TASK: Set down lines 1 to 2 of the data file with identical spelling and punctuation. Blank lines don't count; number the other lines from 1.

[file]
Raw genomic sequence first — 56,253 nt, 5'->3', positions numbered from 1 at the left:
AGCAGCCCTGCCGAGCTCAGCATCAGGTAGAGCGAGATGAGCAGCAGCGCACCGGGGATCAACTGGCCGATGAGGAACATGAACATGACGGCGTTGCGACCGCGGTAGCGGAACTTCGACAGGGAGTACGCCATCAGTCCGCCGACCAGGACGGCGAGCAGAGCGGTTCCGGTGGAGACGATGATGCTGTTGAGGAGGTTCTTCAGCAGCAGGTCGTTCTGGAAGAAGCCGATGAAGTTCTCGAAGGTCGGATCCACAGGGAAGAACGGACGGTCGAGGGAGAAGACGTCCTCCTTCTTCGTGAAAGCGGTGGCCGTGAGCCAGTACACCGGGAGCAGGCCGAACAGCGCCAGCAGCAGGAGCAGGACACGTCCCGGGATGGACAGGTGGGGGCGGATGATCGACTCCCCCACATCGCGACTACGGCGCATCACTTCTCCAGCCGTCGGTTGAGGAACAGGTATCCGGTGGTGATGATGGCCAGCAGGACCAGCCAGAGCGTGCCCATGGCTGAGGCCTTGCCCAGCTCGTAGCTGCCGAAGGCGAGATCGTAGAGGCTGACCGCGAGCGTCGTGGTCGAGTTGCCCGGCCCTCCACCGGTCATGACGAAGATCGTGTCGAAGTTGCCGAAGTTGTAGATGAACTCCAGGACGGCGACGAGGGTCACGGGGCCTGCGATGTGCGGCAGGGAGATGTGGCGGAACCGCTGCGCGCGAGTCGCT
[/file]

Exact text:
Raw genomic sequence first — 56,253 nt, 5'->3', positions numbered from 1 at the left:
AGCAGCCCTGCCGAGCTCAGCATCAGGTAGAGCGAGATGAGCAGCAGCGCACCGGGGATCAACTGGCCGATGAGGAACATGAACATGACGGCGTTGCGACCGCGGTAGCGGAACTTCGACAGGGAGTACGCCATCAGTCCGCCGACCAGGACGGCGAGCAGAGCGGTTCCGGTGGAGACGATGATGCTGTTGAGGAGGTTCTTCAGCAGCAGGTCGTTCTGGAAGAAGCCGATGAAGTTCTCGAAGGTCGGATCCACAGGGAAGAACGGACGGTCGAGGGAGAAGACGTCCTCCTTCTTCGTGAAAGCGGTGGCCGTGAGCCAGTACACCGGGAGCAGGCCGAACAGCGCCAGCAGCAGGAGCAGGACACGTCCCGGGATGGACAGGTGGGGGCGGATGATCGACTCCCCCACATCGCGACTACGGCGCATCACTTCTCCAGCCGTCGGTTGAGGAACAGGTATCCGGTGGTGATGATGGCCAGCAGGACCAGCCAGAGCGTGCCCATGGCTGAGGCCTTGCCCAGCTCGTAGCTGCCGAAGGCGAGATCGTAGAGGCTGACCGCGAGCGTCGTGGTCGAGTTGCCCGGCCCTCCACCGGTCATGACGAAGATCGTGTCGAAGTTGCCGAAGTTGTAGATGAACTCCAGGACGGCGACGAGGGTCACGGGGCCTGCGATGTGCGGCAGGGAGATGTGGCGGAACCGCTGCGCGCGAGTCGCT